Almost four hours of flight, one of which reached suborbital, is said to be record for longest hypersonic flight
Two US military suborbital rockets blasted off from Cape Canaveral in Florida late Thursday, one of which reached the edge of space, a first for hypersonic technologies, the Pentagon said.
One of the rockets launched an experimental launcher that launched a test satellite at nearly three times the speed of sound.
The test, called EELV (extended-range upper stage of launch vehicle) 1, reached an altitude of about 200 miles (320km) above the ground before the rocket fell back to Earth at the end of its trajectory.
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“The hypersonic EELV 1 upper stage conducted successful flight testing over 200 miles above the earth’s surface, and demonstrated the full range of capabilities of its EELV propulsion system and steerable electrical systems,” the Pentagon said in a statement.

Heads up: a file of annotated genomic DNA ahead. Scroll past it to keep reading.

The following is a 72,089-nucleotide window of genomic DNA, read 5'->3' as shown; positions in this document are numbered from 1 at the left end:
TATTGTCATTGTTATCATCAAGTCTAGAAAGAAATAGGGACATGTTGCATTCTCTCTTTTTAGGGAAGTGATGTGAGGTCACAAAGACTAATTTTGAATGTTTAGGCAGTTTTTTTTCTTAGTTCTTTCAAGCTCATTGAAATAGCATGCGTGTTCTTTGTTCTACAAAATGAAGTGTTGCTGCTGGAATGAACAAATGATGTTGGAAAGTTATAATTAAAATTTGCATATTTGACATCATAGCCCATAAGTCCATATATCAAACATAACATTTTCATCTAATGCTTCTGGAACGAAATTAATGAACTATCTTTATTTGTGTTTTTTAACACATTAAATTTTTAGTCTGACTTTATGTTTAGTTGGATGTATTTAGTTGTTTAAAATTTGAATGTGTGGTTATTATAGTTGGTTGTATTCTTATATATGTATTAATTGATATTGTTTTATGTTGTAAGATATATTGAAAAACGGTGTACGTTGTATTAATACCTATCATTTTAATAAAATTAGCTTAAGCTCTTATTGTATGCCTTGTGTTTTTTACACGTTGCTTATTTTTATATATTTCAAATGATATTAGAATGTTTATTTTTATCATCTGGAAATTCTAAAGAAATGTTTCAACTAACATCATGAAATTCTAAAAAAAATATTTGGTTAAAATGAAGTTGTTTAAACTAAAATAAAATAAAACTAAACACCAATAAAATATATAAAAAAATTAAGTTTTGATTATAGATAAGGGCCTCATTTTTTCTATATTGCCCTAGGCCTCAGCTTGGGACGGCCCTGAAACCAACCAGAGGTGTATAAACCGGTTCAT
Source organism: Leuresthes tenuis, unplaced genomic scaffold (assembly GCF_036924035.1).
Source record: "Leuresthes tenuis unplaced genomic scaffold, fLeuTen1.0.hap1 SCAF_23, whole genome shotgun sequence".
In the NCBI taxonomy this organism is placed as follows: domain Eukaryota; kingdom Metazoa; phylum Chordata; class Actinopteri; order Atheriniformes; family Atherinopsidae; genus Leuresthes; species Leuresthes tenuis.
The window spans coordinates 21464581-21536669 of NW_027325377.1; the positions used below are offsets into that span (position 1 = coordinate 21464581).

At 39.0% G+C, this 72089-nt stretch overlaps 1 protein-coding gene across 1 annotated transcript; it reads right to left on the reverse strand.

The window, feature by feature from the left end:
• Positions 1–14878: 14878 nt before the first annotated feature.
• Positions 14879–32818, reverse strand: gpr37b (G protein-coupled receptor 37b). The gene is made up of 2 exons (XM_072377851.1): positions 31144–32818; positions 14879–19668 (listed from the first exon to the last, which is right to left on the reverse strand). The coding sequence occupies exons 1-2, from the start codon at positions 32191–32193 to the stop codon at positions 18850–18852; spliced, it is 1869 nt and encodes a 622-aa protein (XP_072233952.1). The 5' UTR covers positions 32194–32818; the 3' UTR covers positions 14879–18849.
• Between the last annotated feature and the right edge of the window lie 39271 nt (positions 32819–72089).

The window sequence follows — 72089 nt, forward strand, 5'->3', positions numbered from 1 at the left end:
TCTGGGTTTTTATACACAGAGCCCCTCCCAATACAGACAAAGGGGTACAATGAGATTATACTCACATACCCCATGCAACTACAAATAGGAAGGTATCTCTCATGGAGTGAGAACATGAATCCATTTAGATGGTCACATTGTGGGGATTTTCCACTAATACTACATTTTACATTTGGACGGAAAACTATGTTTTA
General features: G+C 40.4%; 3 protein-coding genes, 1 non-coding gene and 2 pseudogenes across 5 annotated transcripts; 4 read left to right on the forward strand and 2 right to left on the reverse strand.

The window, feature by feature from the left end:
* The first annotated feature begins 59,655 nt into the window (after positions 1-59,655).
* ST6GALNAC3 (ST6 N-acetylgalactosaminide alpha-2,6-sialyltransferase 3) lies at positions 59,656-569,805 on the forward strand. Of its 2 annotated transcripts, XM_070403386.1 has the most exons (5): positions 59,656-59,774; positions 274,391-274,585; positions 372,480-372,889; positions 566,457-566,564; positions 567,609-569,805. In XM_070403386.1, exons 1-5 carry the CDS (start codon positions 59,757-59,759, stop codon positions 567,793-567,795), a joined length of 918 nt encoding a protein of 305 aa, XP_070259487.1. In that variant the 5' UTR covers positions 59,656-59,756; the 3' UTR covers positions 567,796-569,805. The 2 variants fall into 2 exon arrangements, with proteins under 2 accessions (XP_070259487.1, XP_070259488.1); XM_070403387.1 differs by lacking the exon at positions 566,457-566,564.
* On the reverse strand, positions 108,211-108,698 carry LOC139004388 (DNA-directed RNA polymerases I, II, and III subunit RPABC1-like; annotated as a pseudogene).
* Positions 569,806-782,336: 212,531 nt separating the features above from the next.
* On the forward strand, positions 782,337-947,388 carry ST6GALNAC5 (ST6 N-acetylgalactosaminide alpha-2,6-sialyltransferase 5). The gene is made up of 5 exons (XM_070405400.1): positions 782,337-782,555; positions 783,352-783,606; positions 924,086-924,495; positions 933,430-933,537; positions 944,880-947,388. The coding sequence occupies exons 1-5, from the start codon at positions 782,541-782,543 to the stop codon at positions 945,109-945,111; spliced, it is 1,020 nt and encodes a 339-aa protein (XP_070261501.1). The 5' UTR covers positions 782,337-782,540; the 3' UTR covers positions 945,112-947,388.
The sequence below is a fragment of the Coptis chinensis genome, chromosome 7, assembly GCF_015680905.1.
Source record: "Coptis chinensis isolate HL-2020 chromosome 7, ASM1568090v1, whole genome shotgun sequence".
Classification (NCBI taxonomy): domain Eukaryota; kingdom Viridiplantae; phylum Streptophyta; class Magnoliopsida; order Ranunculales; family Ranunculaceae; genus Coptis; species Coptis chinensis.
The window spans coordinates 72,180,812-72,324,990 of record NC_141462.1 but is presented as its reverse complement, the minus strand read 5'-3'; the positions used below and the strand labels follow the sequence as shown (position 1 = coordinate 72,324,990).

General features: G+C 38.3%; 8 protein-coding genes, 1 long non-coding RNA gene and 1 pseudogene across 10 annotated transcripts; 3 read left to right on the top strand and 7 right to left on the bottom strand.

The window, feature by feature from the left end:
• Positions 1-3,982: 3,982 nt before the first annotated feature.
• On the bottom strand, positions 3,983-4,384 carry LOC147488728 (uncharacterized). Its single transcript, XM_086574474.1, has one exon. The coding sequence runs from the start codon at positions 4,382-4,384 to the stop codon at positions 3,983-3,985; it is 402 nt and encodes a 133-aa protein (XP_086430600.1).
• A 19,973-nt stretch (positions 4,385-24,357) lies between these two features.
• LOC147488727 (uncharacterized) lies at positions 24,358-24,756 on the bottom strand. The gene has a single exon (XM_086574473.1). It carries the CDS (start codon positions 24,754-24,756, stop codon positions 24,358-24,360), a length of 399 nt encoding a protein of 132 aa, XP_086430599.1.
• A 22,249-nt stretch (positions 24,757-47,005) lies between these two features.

“This flight test marks the longest hypersonic flight yet achieved by the Department of Defense.”
The second hypersonic rocket launched by a Space Launch System, the next-generation rocket designed to take astronauts into space, launched a small research satellite at the speeds of more than four times the speed of sound.
The experiment successfully deployed its payload at launch.
The test launched Thursday marks the first time the government has brought two completely different launches of different vehicles together under one program, the Pentagon said.
“This test demonstrates that Space Launch System can launch a suite of sensors, in this case a research satellite, in a reusable two-stage booster capable of multiple flights,” the Pentagon said.
The US military and NASA have joined together to develop hypersonic jets, similar to those shown above, for military and civilian use. They hope hypersonic jet travel could be cheaper, safer and faster than current air travel.